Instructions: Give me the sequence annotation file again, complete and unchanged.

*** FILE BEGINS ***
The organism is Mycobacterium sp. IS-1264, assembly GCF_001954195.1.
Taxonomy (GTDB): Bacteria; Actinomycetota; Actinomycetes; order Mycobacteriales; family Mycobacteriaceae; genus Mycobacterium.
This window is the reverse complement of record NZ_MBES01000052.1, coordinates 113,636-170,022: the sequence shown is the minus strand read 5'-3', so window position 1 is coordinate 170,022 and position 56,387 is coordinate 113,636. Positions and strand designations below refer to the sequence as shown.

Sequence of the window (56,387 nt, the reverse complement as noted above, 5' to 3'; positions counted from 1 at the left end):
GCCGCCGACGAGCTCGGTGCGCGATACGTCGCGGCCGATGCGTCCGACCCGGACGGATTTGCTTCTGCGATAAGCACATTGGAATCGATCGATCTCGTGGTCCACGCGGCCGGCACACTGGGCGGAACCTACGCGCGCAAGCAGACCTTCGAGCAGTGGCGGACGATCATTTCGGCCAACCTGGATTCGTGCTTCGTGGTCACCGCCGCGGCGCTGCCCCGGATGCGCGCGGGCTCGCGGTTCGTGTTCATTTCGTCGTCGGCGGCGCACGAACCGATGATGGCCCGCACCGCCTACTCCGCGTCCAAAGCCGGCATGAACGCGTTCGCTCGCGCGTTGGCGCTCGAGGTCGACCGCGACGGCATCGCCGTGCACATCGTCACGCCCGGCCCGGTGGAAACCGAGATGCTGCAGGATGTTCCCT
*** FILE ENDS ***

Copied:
The organism is Mycobacterium sp. IS-1264, assembly GCF_001954195.1.
Taxonomy (GTDB): Bacteria; Actinomycetota; Actinomycetes; order Mycobacteriales; family Mycobacteriaceae; genus Mycobacterium.
This window is the reverse complement of record NZ_MBES01000052.1, coordinates 113,636-170,022: the sequence shown is the minus strand read 5'-3', so window position 1 is coordinate 170,022 and position 56,387 is coordinate 113,636. Positions and strand designations below refer to the sequence as shown.

Sequence of the window (56,387 nt, the reverse complement as noted above, 5' to 3'; positions counted from 1 at the left end):
GCCGCCGACGAGCTCGGTGCGCGATACGTCGCGGCCGATGCGTCCGACCCGGACGGATTTGCTTCTGCGATAAGCACATTGGAATCGATCGATCTCGTGGTCCACGCGGCCGGCACACTGGGCGGAACCTACGCGCGCAAGCAGACCTTCGAGCAGTGGCGGACGATCATTTCGGCCAACCTGGATTCGTGCTTCGTGGTCACCGCCGCGGCGCTGCCCCGGATGCGCGCGGGCTCGCGGTTCGTGTTCATTTCGTCGTCGGCGGCGCACGAACCGATGATGGCCCGCACCGCCTACTCCGCGTCCAAAGCCGGCATGAACGCGTTCGCTCGCGCGTTGGCGCTCGAGGTCGACCGCGACGGCATCGCCGTGCACATCGTCACGCCCGGCCCGGTGGAAACCGAGATGCTGCAGGATGTTCCCT